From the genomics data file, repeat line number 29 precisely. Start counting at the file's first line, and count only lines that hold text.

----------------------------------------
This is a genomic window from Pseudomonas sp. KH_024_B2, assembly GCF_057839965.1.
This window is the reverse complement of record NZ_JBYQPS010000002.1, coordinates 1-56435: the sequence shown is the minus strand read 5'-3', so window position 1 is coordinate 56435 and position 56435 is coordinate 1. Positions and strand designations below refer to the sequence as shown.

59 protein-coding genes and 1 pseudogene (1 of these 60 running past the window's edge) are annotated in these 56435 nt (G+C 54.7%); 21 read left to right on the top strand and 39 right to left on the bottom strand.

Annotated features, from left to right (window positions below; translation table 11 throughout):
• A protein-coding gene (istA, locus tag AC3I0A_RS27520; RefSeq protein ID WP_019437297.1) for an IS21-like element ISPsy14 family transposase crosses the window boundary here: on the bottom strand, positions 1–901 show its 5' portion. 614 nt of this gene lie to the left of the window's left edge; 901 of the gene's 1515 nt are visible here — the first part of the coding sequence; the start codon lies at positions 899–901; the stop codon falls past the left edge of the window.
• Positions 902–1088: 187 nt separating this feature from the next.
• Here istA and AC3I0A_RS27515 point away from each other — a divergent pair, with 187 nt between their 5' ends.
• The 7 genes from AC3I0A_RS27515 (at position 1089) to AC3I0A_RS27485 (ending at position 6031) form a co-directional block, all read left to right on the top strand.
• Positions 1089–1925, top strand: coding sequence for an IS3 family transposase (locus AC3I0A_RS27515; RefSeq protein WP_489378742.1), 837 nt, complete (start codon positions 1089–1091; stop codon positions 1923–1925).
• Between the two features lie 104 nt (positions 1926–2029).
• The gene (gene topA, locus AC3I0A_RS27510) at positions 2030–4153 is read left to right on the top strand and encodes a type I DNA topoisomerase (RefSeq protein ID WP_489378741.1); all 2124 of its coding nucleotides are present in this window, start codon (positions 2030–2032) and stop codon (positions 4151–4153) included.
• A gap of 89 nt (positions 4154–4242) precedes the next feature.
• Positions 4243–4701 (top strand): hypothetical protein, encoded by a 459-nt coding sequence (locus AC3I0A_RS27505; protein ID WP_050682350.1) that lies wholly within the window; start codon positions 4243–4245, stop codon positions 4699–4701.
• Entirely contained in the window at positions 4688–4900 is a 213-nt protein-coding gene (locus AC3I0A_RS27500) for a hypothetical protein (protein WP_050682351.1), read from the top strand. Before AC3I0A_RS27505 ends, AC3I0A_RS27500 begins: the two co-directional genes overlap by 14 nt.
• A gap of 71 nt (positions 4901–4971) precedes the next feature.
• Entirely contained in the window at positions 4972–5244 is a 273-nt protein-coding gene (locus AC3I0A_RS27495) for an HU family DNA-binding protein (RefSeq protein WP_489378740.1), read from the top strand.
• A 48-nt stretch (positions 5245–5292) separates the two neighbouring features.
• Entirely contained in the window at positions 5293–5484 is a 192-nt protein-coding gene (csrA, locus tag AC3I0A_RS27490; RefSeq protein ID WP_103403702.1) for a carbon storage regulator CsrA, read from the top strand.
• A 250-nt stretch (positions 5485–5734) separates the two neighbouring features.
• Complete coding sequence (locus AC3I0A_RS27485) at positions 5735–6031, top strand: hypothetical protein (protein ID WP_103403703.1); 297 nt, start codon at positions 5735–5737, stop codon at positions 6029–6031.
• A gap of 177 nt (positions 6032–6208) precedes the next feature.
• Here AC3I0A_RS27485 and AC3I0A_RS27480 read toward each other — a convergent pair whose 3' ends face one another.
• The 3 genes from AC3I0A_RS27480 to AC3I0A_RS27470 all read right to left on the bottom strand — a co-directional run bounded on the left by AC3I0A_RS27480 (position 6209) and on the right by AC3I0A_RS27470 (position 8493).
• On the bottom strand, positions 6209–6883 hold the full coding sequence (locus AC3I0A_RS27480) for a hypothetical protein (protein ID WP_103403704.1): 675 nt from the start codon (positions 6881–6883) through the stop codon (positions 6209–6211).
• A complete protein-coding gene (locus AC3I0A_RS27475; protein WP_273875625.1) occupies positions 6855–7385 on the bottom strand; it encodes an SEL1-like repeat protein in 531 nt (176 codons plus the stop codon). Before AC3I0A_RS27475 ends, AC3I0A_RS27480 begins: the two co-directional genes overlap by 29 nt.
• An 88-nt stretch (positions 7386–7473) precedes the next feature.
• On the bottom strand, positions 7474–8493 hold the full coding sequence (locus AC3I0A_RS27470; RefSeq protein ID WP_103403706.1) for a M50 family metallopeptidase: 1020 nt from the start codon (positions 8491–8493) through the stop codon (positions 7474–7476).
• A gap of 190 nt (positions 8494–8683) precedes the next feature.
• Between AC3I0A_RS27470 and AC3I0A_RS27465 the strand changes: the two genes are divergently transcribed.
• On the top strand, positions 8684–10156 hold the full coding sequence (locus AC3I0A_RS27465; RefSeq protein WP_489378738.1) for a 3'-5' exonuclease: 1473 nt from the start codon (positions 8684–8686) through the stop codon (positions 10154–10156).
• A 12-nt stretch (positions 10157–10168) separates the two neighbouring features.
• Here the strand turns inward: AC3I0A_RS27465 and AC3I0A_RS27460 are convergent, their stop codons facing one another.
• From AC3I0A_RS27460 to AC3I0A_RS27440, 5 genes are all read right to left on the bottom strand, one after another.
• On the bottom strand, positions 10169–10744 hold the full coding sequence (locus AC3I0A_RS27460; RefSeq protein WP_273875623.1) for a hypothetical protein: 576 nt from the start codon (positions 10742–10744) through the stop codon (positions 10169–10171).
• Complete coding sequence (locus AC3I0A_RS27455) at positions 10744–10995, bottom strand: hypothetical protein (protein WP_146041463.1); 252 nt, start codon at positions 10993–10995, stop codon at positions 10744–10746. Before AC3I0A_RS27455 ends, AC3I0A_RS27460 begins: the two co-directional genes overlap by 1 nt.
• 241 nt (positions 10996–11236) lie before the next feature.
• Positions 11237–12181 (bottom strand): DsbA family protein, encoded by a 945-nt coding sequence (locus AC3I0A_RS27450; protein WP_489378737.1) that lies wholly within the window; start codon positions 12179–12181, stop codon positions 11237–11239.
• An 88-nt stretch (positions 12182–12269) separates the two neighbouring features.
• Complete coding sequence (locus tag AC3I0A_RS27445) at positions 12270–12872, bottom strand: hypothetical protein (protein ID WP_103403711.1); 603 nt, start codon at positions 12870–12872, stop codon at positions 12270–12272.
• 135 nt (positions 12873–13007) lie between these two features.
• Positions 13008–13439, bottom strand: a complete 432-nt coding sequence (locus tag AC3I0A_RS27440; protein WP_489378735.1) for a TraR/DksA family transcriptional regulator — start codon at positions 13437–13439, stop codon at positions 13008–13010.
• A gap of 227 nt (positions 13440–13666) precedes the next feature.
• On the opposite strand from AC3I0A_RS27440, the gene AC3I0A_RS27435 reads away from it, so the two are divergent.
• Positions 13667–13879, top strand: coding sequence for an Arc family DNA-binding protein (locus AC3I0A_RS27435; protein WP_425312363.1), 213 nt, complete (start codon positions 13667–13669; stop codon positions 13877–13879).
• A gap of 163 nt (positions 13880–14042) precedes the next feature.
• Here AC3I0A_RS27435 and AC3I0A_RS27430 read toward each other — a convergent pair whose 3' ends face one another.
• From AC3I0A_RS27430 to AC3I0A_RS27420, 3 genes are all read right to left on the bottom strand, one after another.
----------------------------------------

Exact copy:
• Between AC3I0A_RS27470 and AC3I0A_RS27465 the strand changes: the two genes are divergently transcribed.